By Mike Dorf
During his recent trip to Asia, President Obama endorsed the idea of adding India to the permanent members of the UN Security Council. As the world's second-most populous nation and its most populous democracy, India certainly has as much of a claim to permanent membership on the UNSC as, say, France, but of course, the Security Council's permanent membership is not determined by a rational calculation of current worthiness. Indeed, giving India a permanent seat on the UNSC would itself call into question the legitimacy of the other permanent members.
Even after the PRC was substituted for the nationalist government in Taiwan in 1971, the permanent membership could still be rationalized as a historical legacy: The victorious allies in WWII were the logical parties to guarantee the security of the post-war world. China was one of those victors and given how close in time the Chinese civil war was to the end of WWII, and given the cooperation of nationalists and communists in fighting the Japanese in WWII, the PRC was a legitimate choice as the heir to the original China seat. In lawyer-speak we could even say that the substitution of the PRC for the RoC was "nunc pro tunc" (retroactive). But if India is added to the UNSC, then there will be no good justification for including France and the UK but not Germany and Japan, not to mention Brazil and Indonesia.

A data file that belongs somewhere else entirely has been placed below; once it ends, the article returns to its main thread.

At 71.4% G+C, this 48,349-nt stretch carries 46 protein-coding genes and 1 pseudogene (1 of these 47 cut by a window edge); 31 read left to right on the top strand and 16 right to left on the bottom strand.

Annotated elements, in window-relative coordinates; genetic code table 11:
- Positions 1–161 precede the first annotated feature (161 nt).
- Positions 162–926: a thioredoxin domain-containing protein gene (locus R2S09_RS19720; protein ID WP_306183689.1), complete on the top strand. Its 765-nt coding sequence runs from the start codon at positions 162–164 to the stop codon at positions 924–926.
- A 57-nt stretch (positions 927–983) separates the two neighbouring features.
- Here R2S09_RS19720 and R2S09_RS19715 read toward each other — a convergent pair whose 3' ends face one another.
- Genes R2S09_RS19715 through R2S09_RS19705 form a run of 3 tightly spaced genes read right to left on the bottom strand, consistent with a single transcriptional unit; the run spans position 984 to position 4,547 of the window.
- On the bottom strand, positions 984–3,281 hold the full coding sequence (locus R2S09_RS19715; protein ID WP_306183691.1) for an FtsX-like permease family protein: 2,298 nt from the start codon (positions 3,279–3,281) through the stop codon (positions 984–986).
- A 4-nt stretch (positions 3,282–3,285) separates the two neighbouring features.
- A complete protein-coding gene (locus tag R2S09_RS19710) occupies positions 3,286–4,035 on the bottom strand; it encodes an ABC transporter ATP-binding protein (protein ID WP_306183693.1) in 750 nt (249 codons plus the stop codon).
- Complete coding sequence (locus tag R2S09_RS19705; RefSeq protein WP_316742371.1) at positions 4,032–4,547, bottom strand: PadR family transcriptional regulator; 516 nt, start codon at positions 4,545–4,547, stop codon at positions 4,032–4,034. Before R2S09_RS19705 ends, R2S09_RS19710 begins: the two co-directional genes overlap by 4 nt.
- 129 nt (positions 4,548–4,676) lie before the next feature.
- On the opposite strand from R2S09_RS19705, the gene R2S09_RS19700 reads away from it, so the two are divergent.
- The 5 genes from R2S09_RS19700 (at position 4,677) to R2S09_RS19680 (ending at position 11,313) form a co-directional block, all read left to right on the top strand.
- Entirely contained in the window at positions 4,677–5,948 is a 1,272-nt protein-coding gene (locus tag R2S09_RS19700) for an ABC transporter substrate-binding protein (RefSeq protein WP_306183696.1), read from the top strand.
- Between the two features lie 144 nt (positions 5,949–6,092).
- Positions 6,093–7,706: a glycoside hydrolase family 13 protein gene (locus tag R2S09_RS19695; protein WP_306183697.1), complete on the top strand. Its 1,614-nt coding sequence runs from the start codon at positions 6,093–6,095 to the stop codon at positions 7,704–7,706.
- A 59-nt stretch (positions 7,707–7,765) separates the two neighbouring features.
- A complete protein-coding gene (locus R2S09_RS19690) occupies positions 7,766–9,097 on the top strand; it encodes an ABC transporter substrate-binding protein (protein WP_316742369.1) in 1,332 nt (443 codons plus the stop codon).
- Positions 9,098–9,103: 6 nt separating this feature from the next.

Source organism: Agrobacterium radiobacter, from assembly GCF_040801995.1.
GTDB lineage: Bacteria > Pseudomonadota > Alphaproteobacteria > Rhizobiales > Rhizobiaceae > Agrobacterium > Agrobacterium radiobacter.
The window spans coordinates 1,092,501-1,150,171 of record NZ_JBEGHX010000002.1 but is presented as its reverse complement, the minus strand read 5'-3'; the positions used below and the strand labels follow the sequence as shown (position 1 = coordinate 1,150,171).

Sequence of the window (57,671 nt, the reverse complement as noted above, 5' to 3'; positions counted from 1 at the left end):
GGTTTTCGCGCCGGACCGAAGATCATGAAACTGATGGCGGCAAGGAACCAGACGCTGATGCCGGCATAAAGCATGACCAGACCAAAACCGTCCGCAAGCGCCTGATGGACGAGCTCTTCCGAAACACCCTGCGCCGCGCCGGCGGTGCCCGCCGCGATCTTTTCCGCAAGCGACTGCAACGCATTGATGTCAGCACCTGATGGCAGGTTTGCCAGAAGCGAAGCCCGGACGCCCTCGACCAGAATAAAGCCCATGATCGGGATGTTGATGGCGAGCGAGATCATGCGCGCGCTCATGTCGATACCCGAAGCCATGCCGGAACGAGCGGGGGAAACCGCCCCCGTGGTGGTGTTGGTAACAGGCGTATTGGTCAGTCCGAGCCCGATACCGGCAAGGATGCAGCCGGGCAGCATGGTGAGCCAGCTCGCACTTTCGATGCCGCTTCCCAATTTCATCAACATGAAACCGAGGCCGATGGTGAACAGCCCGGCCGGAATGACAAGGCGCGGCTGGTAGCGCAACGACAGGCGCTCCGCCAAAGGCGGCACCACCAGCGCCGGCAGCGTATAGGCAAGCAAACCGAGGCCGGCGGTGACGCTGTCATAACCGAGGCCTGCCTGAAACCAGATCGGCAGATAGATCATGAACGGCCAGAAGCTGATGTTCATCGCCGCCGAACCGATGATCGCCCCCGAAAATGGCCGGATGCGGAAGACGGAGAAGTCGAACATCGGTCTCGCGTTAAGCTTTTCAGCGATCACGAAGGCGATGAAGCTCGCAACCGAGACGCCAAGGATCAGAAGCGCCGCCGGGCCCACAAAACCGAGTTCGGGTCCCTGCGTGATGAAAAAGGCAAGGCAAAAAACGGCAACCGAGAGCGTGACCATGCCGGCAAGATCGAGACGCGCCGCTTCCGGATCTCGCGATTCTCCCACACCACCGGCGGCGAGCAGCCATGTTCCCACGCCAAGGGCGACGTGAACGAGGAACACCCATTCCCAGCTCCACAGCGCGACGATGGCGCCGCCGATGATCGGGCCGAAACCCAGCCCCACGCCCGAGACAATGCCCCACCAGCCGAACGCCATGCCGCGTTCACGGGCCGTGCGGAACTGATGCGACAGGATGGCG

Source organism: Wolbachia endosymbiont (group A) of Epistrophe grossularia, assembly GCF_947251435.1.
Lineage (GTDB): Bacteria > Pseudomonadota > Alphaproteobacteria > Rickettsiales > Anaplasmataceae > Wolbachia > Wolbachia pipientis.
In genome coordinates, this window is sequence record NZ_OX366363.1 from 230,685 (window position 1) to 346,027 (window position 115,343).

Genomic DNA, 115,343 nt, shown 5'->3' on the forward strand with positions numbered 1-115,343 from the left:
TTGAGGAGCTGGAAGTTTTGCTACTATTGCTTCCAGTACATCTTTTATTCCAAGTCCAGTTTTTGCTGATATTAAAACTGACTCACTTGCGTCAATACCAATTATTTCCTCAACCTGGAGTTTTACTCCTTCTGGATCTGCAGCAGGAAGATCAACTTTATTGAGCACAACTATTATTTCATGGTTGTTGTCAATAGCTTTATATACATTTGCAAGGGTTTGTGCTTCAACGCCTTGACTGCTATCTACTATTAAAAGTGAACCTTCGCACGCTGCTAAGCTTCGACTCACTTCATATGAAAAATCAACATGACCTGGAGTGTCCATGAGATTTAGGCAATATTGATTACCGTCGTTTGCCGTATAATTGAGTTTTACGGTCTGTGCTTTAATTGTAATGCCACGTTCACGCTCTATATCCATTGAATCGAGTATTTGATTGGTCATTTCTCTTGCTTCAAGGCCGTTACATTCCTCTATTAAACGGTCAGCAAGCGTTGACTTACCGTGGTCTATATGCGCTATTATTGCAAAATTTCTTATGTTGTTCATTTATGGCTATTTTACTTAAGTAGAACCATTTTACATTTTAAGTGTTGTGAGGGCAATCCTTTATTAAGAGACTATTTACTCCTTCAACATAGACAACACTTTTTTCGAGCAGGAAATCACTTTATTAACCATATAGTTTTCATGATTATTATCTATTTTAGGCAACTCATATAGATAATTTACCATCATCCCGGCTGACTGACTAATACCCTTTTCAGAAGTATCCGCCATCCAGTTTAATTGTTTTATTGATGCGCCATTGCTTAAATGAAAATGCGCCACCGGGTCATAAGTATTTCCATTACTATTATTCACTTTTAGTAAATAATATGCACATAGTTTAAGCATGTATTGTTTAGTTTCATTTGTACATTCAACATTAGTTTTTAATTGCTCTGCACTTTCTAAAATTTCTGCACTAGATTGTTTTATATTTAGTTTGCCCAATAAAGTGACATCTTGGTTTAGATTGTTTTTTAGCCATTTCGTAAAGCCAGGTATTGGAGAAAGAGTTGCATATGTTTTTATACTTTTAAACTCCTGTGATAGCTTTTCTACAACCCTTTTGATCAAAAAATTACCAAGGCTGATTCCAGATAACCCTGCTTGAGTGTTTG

Of course, as a practical matter, the real obstacle in that "etc." is Pakistan and much of the Muslim world, which would view seating India on the permanent roster of the Security Council--and thus giving it a veto--as taking sides in the ongoing conflict between India and Pakistan. Now there is quite a lot to be said for representing both sides to a longstanding important conflict. There are good pragmatic reasons why the Security Council should not act unless there is a consensus for action among the world's major powers. Thus, if the price of giving India a permanent seat is also giving a permanent seat to Pakistan (or Indonesia, Bangladesh or Egypt), that may be a sensible decision.
Of course, so long as permanent members of the Security Council have veto power, the effect of each addition to the list of permanent members is to make Security Council authorization of any given action more difficult. We will end up back where we were during the Cold War when the Security Council was largely impotent (except for authorizing action in Korea, due to the Soviet boycott at the time).
We might even worry that an indirect effect of broadening the Security Council's permanent membership would be to undermine international law. The more difficult it is to secure Security Council authorization for action, the more likely countries that, at the margin, would prefer Security Council authorization, will instead simply act unilaterally.
These factors lead me to conclude that although the Security Council as it exists is a very flawed institution, widening its permanent membership would likely make it even worse.